Decisions will be the precursors to actions.
These actions bring strategies, innovations, programs, and everything in an organization alive. Everything we do in the organization plus in our roles is either based on a decision. Everything we should do is determined by decisions.
The best leaders work tirelessly at strengthening their effectiveness as well as the effectiveness of these teams and colleagues as decision-makers. They also are uniquely attuned for the 5 key decisions that modify the fate of careers and organizations.
3 Decisions that Make or Break You being a Leader:
- Hiring for character. Hiring decisions include the most difficult of all. Often, managers are challenged to create judgement calls on limited data. The interview process is short and our power to assess the skills, abilities and character of people are challenged inside the interview setting.
Great leaders know that nothing good happens without great people. They strive to scout for talent, and they also interview slowly with time and assess individuals for character and values greater than pedigree as well as experience.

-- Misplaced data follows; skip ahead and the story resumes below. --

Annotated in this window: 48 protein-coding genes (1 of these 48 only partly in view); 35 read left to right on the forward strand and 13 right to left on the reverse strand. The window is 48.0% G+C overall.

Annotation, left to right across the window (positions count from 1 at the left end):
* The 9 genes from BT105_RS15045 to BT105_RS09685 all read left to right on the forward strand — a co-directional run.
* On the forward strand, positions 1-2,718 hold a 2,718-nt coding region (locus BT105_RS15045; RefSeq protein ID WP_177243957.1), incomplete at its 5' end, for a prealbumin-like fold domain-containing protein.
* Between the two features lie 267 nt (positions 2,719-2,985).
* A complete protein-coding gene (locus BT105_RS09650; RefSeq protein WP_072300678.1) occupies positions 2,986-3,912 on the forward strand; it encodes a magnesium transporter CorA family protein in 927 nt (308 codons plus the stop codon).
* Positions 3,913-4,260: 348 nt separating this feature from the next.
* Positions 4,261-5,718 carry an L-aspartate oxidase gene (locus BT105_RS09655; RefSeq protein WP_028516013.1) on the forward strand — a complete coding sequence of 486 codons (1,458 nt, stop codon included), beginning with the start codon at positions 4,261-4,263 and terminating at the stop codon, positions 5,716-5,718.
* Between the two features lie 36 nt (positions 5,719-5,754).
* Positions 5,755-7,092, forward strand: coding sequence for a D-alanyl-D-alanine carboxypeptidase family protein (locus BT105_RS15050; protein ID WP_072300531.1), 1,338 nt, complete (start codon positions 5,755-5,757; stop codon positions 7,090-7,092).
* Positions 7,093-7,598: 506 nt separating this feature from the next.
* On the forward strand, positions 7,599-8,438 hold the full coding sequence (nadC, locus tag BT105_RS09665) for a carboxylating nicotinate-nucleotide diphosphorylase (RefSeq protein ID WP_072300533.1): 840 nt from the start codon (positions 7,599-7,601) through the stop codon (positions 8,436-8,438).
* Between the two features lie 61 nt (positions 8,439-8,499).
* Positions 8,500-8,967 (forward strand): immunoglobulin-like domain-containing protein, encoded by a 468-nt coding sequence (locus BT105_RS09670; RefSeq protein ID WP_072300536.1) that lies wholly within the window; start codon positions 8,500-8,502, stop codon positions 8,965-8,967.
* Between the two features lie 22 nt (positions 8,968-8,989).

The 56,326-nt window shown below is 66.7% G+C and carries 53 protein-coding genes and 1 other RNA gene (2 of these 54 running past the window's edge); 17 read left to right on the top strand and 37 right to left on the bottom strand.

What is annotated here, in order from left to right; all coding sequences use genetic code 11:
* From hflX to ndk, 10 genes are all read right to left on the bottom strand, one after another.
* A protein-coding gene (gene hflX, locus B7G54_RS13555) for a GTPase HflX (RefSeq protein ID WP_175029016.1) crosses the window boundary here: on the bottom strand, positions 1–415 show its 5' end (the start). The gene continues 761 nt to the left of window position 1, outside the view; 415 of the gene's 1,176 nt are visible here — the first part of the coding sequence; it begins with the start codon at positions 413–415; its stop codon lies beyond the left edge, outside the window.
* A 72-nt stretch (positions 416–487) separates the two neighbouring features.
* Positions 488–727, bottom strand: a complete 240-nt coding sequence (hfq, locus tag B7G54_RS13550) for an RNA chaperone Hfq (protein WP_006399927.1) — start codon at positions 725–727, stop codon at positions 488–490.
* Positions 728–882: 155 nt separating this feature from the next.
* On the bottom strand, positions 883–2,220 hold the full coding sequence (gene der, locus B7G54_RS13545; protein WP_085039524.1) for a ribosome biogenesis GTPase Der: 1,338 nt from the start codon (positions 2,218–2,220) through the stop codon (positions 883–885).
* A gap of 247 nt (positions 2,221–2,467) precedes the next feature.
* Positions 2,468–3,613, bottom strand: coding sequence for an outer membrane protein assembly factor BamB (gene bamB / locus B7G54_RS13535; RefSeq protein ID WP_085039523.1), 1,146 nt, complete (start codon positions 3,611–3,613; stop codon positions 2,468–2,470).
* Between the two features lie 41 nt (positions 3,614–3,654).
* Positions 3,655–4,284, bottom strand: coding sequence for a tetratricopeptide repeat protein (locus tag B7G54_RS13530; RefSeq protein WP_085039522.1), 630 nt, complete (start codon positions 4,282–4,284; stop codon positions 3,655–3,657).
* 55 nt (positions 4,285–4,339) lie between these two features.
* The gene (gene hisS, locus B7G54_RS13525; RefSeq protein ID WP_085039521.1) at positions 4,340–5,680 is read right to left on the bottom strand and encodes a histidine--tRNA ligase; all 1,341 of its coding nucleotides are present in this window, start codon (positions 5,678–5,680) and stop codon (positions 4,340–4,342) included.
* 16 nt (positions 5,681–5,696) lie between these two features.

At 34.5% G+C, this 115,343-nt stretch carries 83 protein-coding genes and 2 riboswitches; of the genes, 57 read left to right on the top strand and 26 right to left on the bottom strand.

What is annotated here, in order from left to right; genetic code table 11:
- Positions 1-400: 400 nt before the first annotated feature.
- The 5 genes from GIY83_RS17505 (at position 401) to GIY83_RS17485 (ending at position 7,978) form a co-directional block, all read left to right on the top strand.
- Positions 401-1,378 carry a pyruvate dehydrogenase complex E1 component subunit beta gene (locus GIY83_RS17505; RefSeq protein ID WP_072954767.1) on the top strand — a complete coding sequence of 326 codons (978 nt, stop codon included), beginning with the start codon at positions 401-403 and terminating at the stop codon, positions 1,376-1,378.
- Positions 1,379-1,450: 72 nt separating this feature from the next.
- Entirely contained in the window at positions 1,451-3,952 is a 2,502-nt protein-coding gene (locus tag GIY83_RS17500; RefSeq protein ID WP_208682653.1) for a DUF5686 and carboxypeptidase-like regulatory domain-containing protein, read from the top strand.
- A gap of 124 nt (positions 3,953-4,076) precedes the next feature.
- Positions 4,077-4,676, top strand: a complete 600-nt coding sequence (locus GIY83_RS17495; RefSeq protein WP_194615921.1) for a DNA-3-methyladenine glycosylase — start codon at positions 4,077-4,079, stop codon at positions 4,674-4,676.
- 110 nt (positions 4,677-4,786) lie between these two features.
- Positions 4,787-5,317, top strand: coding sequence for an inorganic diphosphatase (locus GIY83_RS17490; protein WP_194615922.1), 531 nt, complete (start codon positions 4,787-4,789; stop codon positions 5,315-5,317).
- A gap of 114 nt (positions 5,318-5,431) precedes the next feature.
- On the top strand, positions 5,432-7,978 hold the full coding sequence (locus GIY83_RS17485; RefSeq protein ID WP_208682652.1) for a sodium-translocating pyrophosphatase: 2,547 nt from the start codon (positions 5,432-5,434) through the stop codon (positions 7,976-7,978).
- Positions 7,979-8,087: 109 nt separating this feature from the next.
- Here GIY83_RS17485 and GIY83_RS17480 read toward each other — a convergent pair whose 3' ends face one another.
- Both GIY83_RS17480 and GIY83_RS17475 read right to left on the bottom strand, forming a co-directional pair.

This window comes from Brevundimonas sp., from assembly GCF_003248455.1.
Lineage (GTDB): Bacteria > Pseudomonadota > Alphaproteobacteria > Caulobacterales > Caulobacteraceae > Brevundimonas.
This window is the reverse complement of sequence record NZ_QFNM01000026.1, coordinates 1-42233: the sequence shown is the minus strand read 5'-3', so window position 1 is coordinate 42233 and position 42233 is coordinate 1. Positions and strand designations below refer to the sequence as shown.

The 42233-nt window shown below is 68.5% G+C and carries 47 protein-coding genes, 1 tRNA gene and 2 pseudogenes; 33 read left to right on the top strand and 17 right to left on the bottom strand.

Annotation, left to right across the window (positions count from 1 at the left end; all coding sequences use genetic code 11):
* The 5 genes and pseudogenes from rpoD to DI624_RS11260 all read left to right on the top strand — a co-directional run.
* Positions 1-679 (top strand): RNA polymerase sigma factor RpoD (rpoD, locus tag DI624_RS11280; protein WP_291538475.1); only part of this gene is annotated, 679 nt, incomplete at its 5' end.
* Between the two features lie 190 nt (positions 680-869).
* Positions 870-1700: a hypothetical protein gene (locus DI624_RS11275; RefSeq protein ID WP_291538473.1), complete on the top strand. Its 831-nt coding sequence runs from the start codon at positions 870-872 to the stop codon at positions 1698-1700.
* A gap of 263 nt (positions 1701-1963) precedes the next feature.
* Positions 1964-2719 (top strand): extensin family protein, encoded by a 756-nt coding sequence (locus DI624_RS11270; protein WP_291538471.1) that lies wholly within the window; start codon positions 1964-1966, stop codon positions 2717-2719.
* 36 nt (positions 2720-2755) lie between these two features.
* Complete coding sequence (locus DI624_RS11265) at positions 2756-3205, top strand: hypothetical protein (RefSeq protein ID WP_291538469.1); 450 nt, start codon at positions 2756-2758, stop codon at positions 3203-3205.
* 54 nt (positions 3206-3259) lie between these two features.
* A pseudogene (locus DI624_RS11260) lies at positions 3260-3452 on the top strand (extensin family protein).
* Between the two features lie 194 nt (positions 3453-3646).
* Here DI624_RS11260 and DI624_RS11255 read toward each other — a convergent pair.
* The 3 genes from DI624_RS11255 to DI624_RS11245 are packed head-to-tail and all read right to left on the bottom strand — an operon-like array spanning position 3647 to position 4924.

They live by the rule: “Hire slow.”
The individual they select is someone who’s lived, learned, and conducted themselves in ways that reflects a powerful, positive character and value-set. And then they do everything they can to compliment the development of they.
Firing for not enough character.
The #1 converse is effective leaders give their very best to get the toxicity out in their teams and organizations. They recognize their responsibility for creating a good working environment where people are encouraged and motivated to provide their best. A toxic employee poisons this working environment and must be eliminated.
No one loves firing someone; although, firing the toxic employee—after offering ample feedback, coaching, and possibility to adapt—is a task that leaves the best feeling like she did her job.
- Clarifying and dealing decisively with issues inside the ethical gray-zone. The best leaders give their very best to turn the gray-zone issues—ethical dilemmas—into easy choices between right and wrong. This is way harder than it sounds, and sometimes compensation systems as well as the drive for short-term results allow it to be tempting to accept the shortcut. It’s a slippery slope and also your character to be a leader is on trial with your decisions. There are no results worth sacrificing your professional character for.